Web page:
A General History and Collection of Voyages and Travels — Volume 07 eBook

Robert Kerr (writer)
This eBook from the Gutenberg Project consists of approximately 685 pages of information about A General History and Collection of Voyages and Travels Volume 07.

There haue been many before me, who, to know the miracles of the worlde, haue with diligent studie read dyuers authours which haue written of such thynges.  But other giuing more credit to the lyuely voyce, haue been more desirous to know the same, by relation of such as haue traueyled in those countreys, and seene such thinges whereof they make relation, for that in many bookes, geathered of vncertaine aucthoritie, are myxt false thinges with true.  Other there are so greatly desirous to know the trueth of these thinges, that they can in no wyse be satisfied vntyll, by theyr owne experience they haue founde the trueth by vyages and perigrinations into straunge countreys and people, to know theyr maners, fashions, and customes, with dyuers thynges there to be seene:  wherein the only readyng of bookes could not satisfie theyr thirst of such knowledge, but rather increased the same, in so much, that they feared not with losse of theyr goods and daunger of lyfe to attempte great vyages to dyuers countreys, with witnesse of theyr eyes to see that they so greatly desired to knowe.  The whiche thyng among other chaunced vnto me also, for as often as in the books of Hystories and Cosmographie, I read of such marueylous thynges whereof they make mention [especially of thynges in the east parts of the world], there was nothyng that coulde pacifie my vnquiet mynde, vntyll I had with myne eyes seene the trueth thereof.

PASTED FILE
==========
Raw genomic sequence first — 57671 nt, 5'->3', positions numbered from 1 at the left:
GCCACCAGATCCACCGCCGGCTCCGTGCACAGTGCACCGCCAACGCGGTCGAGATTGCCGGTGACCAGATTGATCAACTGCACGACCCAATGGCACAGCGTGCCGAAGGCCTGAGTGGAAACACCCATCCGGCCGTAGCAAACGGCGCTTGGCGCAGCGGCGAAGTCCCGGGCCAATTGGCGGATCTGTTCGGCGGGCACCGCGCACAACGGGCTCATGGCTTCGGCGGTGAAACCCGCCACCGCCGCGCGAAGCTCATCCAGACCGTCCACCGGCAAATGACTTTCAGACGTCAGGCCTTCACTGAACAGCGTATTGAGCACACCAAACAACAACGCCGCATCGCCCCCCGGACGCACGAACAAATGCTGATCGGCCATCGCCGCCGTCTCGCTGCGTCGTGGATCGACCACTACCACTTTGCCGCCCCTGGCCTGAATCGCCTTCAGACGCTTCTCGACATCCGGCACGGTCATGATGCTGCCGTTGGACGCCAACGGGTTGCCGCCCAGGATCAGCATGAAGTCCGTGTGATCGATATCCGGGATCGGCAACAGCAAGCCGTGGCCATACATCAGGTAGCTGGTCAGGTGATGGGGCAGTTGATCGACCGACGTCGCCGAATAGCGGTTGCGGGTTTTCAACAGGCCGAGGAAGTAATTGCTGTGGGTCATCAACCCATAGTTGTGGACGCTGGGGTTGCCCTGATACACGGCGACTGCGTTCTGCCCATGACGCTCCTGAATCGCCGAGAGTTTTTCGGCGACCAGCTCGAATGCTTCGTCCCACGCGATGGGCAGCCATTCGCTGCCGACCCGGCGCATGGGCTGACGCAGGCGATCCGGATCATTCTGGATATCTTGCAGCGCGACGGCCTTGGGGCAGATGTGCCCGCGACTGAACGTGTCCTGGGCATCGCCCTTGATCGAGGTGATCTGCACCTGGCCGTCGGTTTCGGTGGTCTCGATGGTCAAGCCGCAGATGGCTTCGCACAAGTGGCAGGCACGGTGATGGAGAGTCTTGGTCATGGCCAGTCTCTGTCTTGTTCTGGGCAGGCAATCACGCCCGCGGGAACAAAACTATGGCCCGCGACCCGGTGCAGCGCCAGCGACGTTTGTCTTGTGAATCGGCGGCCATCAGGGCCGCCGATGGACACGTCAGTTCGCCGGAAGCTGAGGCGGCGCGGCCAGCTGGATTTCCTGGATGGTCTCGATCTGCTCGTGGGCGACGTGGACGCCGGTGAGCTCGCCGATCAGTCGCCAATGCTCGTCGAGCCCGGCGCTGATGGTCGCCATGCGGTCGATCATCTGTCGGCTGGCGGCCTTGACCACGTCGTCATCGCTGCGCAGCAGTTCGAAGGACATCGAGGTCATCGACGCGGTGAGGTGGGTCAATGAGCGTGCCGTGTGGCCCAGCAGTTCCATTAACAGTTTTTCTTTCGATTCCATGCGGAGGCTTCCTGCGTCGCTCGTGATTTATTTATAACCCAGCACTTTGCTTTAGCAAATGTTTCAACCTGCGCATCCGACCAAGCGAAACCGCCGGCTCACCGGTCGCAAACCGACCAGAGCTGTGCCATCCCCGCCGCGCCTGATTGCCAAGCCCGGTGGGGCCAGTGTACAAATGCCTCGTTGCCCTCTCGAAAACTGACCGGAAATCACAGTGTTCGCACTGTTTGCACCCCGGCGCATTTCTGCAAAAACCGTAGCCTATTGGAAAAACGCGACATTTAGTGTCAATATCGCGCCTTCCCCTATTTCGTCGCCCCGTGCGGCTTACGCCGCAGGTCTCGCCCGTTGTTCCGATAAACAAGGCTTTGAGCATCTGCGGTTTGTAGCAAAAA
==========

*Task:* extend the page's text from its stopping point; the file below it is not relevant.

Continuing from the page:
I know that some there are indued with hygh knowledge, mountyng vnto the heauens, whiche will contempne these our wrytinges as base and humble, by cause we do not here, after theyr maner, with hygh and subtile inquisition intreate of the motions and dispositions of the starres, and gyue reason of theyr woorkyng on the earth, with theyr motions, retrogradations, directions, mutations, epicicles, reuolutions, inclinations, diuinations, reflexions, and suche other parteyning to the science of Astrologie:  whych certeynely we doe not contempne, but greatly prayse.  But measuryng vs with our owne foote, we will leaue that heauie burden of heauven to the strong shoulders of Atlas and Hercules:  and only creepyng vpon the earth, in our owne person beholde the situations of landes and regions, with the maners and customes of men, and variable fourmes, shapes, natures, and properties of beastes, fruites, and trees, especially suche as are among the Arabians, Persians, Indians, Ethiopians.  And whereas in the searchyng of these thynges we have [thanked be God], satisfied our desire, we thinke neuerthelesse that we haue done little, excepte we should communicate to other, such thynges as we haue seene and had experience of, that they lykewyse by the readyng therof may take pleasure, for whose sakes we have written this long and dangerous discourse, of thynges whych we haue seene in dyvers regions and sectes of men, desiryng nothyng more then that the trueth may be knowen to them that desyre the same.  But what incommodities and troubles chaunced vnto me in these vyages, as hunger, thirst, colde, heate, warres, captiuitie, terrours, and dyuers other suche daungers, I will declare by the way in theyr due places.

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A General History and Collection of Voyages and Travels — Volume 07 from Project Gutenberg. Public domain.
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